@define hlColor red;
@define hlBgColor yellow;
@define oUpdateColor #3f5070;

.highlight {
  color: {hlColor};
  text-decoration: underline;

.updated {
  @importRule '.highlight';
  background-color: {hlBgColor};

.updatedByOthers {
  @importRule '.updated';
  color: {oUpdateColor}; /* a nice dark blue */

Now, updating this for a new “theme” is as simple as moving the color definitions to an external file and changing the location of an @import URL. All our styles remain in-tact and beyond the initial replacements (and event-driven CSS-OM replacements), the performance impact is slight. That the browser vendors have variously taken it upon themselves to expose parameterized values for things like system colors should have told them something important, but alas no.

The recent growth of CSS frameworks is starting to highlight some of the massive failures of CSS and its implementations, but it’s not clear how the web development community is going to shake itself awake and start asking for more than proper “:hover” support from IE. And given the pitiful state of CSS 3, it’s not clear that we should even ask the W3C for improvements anyway.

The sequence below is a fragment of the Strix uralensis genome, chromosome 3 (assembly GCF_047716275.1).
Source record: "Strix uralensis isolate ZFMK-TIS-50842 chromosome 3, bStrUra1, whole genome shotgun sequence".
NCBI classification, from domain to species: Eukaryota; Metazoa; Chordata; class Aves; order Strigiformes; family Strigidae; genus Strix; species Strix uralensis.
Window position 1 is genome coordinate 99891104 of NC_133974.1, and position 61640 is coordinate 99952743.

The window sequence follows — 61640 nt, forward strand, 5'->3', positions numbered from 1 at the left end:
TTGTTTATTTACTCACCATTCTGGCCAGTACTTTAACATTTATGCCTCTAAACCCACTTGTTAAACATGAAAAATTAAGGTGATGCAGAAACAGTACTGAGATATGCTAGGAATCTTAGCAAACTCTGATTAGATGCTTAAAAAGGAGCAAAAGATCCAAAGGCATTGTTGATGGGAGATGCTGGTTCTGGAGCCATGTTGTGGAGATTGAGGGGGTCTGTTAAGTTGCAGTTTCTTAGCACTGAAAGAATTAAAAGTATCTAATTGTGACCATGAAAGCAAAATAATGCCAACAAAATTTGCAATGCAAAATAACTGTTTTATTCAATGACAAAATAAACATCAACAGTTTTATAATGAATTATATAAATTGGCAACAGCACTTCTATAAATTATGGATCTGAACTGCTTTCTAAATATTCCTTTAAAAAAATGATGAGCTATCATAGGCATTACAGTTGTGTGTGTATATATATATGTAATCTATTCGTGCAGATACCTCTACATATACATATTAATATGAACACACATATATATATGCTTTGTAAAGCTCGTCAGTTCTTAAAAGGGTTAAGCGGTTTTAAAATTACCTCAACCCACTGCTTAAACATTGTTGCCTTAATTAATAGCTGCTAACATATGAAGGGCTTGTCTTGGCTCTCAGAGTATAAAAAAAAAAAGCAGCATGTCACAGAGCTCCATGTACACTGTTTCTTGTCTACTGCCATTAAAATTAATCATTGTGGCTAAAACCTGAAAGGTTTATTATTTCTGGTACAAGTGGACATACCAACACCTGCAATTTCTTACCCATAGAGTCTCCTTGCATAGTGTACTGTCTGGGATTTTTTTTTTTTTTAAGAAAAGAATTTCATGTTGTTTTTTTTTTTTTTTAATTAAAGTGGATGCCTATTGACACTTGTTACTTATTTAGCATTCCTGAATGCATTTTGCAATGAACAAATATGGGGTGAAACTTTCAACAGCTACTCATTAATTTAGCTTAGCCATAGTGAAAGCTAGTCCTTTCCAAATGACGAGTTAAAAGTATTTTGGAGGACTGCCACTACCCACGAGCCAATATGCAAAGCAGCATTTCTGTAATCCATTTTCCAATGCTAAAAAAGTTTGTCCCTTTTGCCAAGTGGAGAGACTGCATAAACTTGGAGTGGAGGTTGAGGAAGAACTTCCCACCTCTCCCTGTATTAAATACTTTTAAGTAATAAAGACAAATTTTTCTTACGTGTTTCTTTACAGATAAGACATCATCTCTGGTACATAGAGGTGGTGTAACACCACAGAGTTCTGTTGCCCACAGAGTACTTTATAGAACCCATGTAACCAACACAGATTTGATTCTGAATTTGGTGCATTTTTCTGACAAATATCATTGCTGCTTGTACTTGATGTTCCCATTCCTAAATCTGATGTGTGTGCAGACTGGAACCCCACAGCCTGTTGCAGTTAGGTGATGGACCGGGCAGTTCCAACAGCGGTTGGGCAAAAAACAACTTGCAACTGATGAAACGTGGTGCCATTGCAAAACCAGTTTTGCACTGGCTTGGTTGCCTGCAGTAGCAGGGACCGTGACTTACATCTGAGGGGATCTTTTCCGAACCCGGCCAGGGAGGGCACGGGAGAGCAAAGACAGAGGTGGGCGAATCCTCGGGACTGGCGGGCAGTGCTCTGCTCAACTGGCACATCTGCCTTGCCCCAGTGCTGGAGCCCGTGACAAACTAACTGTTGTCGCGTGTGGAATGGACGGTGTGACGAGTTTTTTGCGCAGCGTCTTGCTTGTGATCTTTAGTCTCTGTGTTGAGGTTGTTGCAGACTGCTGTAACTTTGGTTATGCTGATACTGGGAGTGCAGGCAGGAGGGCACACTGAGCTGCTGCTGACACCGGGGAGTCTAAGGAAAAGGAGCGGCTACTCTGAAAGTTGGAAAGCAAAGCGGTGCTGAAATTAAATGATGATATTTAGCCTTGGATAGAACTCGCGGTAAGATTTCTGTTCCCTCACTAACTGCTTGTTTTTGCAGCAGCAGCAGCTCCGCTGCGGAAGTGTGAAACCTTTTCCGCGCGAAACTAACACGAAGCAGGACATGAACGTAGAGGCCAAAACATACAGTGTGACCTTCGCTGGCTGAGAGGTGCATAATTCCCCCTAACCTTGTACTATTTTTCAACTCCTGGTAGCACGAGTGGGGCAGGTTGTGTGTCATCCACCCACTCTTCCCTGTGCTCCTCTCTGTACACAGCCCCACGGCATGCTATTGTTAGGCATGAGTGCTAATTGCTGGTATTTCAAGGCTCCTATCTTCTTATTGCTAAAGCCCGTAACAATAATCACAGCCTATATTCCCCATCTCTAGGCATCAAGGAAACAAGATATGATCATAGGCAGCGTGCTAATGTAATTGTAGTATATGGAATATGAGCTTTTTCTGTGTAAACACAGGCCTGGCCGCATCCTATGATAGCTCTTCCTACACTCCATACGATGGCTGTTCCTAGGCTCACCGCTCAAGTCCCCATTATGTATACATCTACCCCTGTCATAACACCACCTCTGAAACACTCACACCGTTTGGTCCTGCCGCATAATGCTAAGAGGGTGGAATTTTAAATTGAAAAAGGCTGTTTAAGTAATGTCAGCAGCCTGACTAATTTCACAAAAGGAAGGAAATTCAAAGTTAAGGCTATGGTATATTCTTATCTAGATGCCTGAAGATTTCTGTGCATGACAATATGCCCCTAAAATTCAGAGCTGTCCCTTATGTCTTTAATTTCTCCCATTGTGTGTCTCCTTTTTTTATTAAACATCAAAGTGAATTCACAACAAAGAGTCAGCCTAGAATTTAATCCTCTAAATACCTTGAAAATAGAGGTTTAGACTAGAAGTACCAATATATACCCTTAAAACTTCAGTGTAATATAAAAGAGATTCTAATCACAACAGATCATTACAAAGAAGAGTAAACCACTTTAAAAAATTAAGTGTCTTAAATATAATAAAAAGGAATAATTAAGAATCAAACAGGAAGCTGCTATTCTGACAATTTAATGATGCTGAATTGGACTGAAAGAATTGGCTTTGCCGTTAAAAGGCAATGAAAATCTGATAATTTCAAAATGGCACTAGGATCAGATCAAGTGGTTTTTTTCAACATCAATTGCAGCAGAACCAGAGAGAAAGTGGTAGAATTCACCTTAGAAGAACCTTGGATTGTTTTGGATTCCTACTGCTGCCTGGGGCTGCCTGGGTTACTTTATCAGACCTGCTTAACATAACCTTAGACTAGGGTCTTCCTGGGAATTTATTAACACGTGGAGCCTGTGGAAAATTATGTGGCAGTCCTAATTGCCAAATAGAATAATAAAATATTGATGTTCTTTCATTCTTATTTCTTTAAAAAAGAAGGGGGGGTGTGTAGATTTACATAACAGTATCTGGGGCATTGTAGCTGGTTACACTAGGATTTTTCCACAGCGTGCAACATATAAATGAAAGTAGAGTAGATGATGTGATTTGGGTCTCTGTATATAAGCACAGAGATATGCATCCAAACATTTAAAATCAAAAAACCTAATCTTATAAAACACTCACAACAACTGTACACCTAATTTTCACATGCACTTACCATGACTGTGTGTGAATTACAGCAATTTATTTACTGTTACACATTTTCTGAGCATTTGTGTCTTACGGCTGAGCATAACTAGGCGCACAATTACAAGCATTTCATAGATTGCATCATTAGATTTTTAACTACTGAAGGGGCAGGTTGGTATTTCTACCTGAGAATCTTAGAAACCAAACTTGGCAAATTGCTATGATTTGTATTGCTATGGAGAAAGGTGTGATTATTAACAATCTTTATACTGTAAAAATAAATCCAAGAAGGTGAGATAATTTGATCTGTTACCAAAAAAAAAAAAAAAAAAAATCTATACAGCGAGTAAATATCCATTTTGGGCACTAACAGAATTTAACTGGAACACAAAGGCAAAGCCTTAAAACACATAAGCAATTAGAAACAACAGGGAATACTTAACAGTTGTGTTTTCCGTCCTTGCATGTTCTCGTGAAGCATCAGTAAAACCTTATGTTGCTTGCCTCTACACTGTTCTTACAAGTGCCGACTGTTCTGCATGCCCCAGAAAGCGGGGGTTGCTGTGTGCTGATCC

This, I think, is an open and important problem: now that the failure of the W3C is all but complete, what organization (WHAT-WG? something new?) could take on the challenge of, um, challenging the browser vendors to build the stuff we need to keep the Open Web viable? And since we can’t reasonably expect IE to support things in a timely fashion, do we owe it to ourselves to start building apps for browsers that will give us what we want?

Update: I’m late to this party (as usual). Andy Budd’s thoughts on a “CSS 2.2” are worth a read as is Hixie’s dissection of the CSS WG’s uselessness. David Baron also responds with constructive suggestions.


  1. Posted September 21, 2007 at 6:19 am | Permalink

    I fully agree we need something like “@define”, but I’m not sure about the @importRule stuff.

    Wouldn’t this do the exact same thing and work right now?

    .highlight, .updated, .updatedByOthers {
    color: red;
    text-decoration: underline;

    .updated {
    background-color: yellow;

    .updatedByOthers {
    color: #3f5070; /* a nice dark blue */

  2. Posted September 21, 2007 at 6:21 am | Permalink

    OMG love it: